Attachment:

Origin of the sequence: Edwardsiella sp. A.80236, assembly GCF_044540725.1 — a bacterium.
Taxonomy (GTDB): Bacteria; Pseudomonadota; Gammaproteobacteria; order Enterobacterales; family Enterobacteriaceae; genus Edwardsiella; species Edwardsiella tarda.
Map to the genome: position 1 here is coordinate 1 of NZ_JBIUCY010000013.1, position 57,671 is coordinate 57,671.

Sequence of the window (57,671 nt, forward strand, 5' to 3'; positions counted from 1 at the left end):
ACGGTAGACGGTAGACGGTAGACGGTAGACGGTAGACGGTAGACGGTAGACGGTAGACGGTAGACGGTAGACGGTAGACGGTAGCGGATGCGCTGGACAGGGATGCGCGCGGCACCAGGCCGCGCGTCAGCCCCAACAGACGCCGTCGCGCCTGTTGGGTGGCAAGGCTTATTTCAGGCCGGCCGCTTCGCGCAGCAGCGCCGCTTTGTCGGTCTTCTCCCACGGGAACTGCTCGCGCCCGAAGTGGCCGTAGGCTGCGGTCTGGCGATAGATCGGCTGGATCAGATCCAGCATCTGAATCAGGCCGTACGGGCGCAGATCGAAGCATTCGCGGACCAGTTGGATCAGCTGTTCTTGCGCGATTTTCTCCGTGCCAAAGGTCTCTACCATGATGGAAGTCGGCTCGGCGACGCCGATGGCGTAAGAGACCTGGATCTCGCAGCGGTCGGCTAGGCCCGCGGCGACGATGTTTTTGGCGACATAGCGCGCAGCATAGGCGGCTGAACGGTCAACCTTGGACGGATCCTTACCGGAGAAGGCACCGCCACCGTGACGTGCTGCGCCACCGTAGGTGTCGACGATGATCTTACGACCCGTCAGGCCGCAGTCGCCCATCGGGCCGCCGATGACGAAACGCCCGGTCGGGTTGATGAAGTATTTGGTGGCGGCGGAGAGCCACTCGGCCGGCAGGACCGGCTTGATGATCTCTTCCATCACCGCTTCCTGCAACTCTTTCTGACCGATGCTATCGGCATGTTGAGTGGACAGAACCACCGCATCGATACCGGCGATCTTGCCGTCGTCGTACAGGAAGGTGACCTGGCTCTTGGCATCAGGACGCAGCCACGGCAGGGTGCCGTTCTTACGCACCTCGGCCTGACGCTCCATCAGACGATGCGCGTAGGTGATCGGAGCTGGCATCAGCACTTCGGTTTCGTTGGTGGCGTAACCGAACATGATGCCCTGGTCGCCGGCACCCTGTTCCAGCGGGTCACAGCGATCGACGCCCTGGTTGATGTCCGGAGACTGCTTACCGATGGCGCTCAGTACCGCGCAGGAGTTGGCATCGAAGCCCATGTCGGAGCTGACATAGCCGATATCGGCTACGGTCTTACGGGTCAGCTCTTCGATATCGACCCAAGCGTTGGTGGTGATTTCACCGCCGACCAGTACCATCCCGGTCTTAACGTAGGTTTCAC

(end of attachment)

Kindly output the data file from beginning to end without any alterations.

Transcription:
Origin of the sequence: Edwardsiella sp. A.80236, assembly GCF_044540725.1 — a bacterium.
Taxonomy (GTDB): Bacteria; Pseudomonadota; Gammaproteobacteria; order Enterobacterales; family Enterobacteriaceae; genus Edwardsiella; species Edwardsiella tarda.
Map to the genome: position 1 here is coordinate 1 of NZ_JBIUCY010000013.1, position 57,671 is coordinate 57,671.

Sequence of the window (57,671 nt, forward strand, 5' to 3'; positions counted from 1 at the left end):
ACGGTAGACGGTAGACGGTAGACGGTAGACGGTAGACGGTAGACGGTAGACGGTAGACGGTAGACGGTAGACGGTAGACGGTAGCGGATGCGCTGGACAGGGATGCGCGCGGCACCAGGCCGCGCGTCAGCCCCAACAGACGCCGTCGCGCCTGTTGGGTGGCAAGGCTTATTTCAGGCCGGCCGCTTCGCGCAGCAGCGCCGCTTTGTCGGTCTTCTCCCACGGGAACTGCTCGCGCCCGAAGTGGCCGTAGGCTGCGGTCTGGCGATAGATCGGCTGGATCAGATCCAGCATCTGAATCAGGCCGTACGGGCGCAGATCGAAGCATTCGCGGACCAGTTGGATCAGCTGTTCTTGCGCGATTTTCTCCGTGCCAAAGGTCTCTACCATGATGGAAGTCGGCTCGGCGACGCCGATGGCGTAAGAGACCTGGATCTCGCAGCGGTCGGCTAGGCCCGCGGCGACGATGTTTTTGGCGACATAGCGCGCAGCATAGGCGGCTGAACGGTCAACCTTGGACGGATCCTTACCGGAGAAGGCACCGCCACCGTGACGTGCTGCGCCACCGTAGGTGTCGACGATGATCTTACGACCCGTCAGGCCGCAGTCGCCCATCGGGCCGCCGATGACGAAACGCCCGGTCGGGTTGATGAAGTATTTGGTGGCGGCGGAGAGCCACTCGGCCGGCAGGACCGGCTTGATGATCTCTTCCATCACCGCTTCCTGCAACTCTTTCTGACCGATGCTATCGGCATGTTGAGTGGACAGAACCACCGCATCGATACCGGCGATCTTGCCGTCGTCGTACAGGAAGGTGACCTGGCTCTTGGCATCAGGACGCAGCCACGGCAGGGTGCCGTTCTTACGCACCTCGGCCTGACGCTCCATCAGACGATGCGCGTAGGTGATCGGAGCTGGCATCAGCACTTCGGTTTCGTTGGTGGCGTAACCGAACATGATGCCCTGGTCGCCGGCACCCTGTTCCAGCGGGTCACAGCGATCGACGCCCTGGTTGATGTCCGGAGACTGCTTACCGATGGCGCTCAGTACCGCGCAGGAGTTGGCATCGAAGCCCATGTCGGAGCTGACATAGCCGATATCGGCTACGGTCTTACGGGTCAGCTCTTCGATATCGACCCAAGCGTTGGTGGTGATTTCACCGCCGACCAGTACCATCCCGGTCTTAACGTAGGTTTCAC